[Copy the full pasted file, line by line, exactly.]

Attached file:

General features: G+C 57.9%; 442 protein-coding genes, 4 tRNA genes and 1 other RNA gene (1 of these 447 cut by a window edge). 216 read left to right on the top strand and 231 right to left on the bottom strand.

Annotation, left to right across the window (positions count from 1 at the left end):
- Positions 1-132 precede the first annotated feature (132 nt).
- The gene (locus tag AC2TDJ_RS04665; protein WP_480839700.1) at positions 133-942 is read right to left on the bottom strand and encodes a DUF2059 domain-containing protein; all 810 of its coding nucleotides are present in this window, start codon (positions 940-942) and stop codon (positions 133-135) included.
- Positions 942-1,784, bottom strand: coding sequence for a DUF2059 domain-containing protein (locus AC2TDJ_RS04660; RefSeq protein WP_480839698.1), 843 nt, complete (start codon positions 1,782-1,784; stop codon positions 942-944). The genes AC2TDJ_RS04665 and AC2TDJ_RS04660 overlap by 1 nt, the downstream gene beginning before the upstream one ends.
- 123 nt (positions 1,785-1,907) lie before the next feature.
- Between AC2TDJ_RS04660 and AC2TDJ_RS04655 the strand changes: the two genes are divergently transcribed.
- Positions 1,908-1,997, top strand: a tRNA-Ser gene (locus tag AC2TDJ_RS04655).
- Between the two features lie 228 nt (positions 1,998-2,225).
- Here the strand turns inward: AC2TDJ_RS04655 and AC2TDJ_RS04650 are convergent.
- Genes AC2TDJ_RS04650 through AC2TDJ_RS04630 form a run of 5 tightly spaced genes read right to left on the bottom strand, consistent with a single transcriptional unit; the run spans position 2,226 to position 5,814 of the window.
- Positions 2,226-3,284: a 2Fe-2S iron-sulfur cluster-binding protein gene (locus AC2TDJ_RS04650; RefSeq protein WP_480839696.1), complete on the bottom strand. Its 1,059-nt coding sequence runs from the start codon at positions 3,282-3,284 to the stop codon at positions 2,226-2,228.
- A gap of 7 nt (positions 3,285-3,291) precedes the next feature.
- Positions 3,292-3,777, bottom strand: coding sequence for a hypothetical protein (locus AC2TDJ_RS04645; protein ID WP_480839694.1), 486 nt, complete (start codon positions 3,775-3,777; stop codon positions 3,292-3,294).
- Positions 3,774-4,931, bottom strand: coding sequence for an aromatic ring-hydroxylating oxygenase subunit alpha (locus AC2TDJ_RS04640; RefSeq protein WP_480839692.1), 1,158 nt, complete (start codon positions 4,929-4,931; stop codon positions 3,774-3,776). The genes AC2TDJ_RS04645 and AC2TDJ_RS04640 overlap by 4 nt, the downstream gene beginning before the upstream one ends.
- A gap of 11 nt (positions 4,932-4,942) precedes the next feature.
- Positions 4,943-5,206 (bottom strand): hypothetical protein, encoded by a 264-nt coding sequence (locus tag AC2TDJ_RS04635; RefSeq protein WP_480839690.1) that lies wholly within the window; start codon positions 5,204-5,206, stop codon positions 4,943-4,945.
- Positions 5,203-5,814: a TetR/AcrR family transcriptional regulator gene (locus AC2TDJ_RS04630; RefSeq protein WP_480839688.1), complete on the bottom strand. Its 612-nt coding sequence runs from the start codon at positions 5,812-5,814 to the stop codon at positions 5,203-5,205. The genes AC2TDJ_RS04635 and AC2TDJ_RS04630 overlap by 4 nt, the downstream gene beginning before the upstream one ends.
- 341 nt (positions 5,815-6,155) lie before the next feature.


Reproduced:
General features: G+C 57.9%; 442 protein-coding genes, 4 tRNA genes and 1 other RNA gene (1 of these 447 cut by a window edge). 216 read left to right on the top strand and 231 right to left on the bottom strand.

Annotation, left to right across the window (positions count from 1 at the left end):
- Positions 1-132 precede the first annotated feature (132 nt).
- The gene (locus tag AC2TDJ_RS04665; protein WP_480839700.1) at positions 133-942 is read right to left on the bottom strand and encodes a DUF2059 domain-containing protein; all 810 of its coding nucleotides are present in this window, start codon (positions 940-942) and stop codon (positions 133-135) included.
- Positions 942-1,784, bottom strand: coding sequence for a DUF2059 domain-containing protein (locus AC2TDJ_RS04660; RefSeq protein WP_480839698.1), 843 nt, complete (start codon positions 1,782-1,784; stop codon positions 942-944). The genes AC2TDJ_RS04665 and AC2TDJ_RS04660 overlap by 1 nt, the downstream gene beginning before the upstream one ends.
- 123 nt (positions 1,785-1,907) lie before the next feature.
- Between AC2TDJ_RS04660 and AC2TDJ_RS04655 the strand changes: the two genes are divergently transcribed.
- Positions 1,908-1,997, top strand: a tRNA-Ser gene (locus tag AC2TDJ_RS04655).
- Between the two features lie 228 nt (positions 1,998-2,225).
- Here the strand turns inward: AC2TDJ_RS04655 and AC2TDJ_RS04650 are convergent.
- Genes AC2TDJ_RS04650 through AC2TDJ_RS04630 form a run of 5 tightly spaced genes read right to left on the bottom strand, consistent with a single transcriptional unit; the run spans position 2,226 to position 5,814 of the window.
- Positions 2,226-3,284: a 2Fe-2S iron-sulfur cluster-binding protein gene (locus AC2TDJ_RS04650; RefSeq protein WP_480839696.1), complete on the bottom strand. Its 1,059-nt coding sequence runs from the start codon at positions 3,282-3,284 to the stop codon at positions 2,226-2,228.
- A gap of 7 nt (positions 3,285-3,291) precedes the next feature.
- Positions 3,292-3,777, bottom strand: coding sequence for a hypothetical protein (locus AC2TDJ_RS04645; protein ID WP_480839694.1), 486 nt, complete (start codon positions 3,775-3,777; stop codon positions 3,292-3,294).
- Positions 3,774-4,931, bottom strand: coding sequence for an aromatic ring-hydroxylating oxygenase subunit alpha (locus AC2TDJ_RS04640; RefSeq protein WP_480839692.1), 1,158 nt, complete (start codon positions 4,929-4,931; stop codon positions 3,774-3,776). The genes AC2TDJ_RS04645 and AC2TDJ_RS04640 overlap by 4 nt, the downstream gene beginning before the upstream one ends.
- A gap of 11 nt (positions 4,932-4,942) precedes the next feature.
- Positions 4,943-5,206 (bottom strand): hypothetical protein, encoded by a 264-nt coding sequence (locus tag AC2TDJ_RS04635; RefSeq protein WP_480839690.1) that lies wholly within the window; start codon positions 5,204-5,206, stop codon positions 4,943-4,945.
- Positions 5,203-5,814: a TetR/AcrR family transcriptional regulator gene (locus AC2TDJ_RS04630; RefSeq protein WP_480839688.1), complete on the bottom strand. Its 612-nt coding sequence runs from the start codon at positions 5,812-5,814 to the stop codon at positions 5,203-5,205. The genes AC2TDJ_RS04635 and AC2TDJ_RS04630 overlap by 4 nt, the downstream gene beginning before the upstream one ends.
- 341 nt (positions 5,815-6,155) lie before the next feature.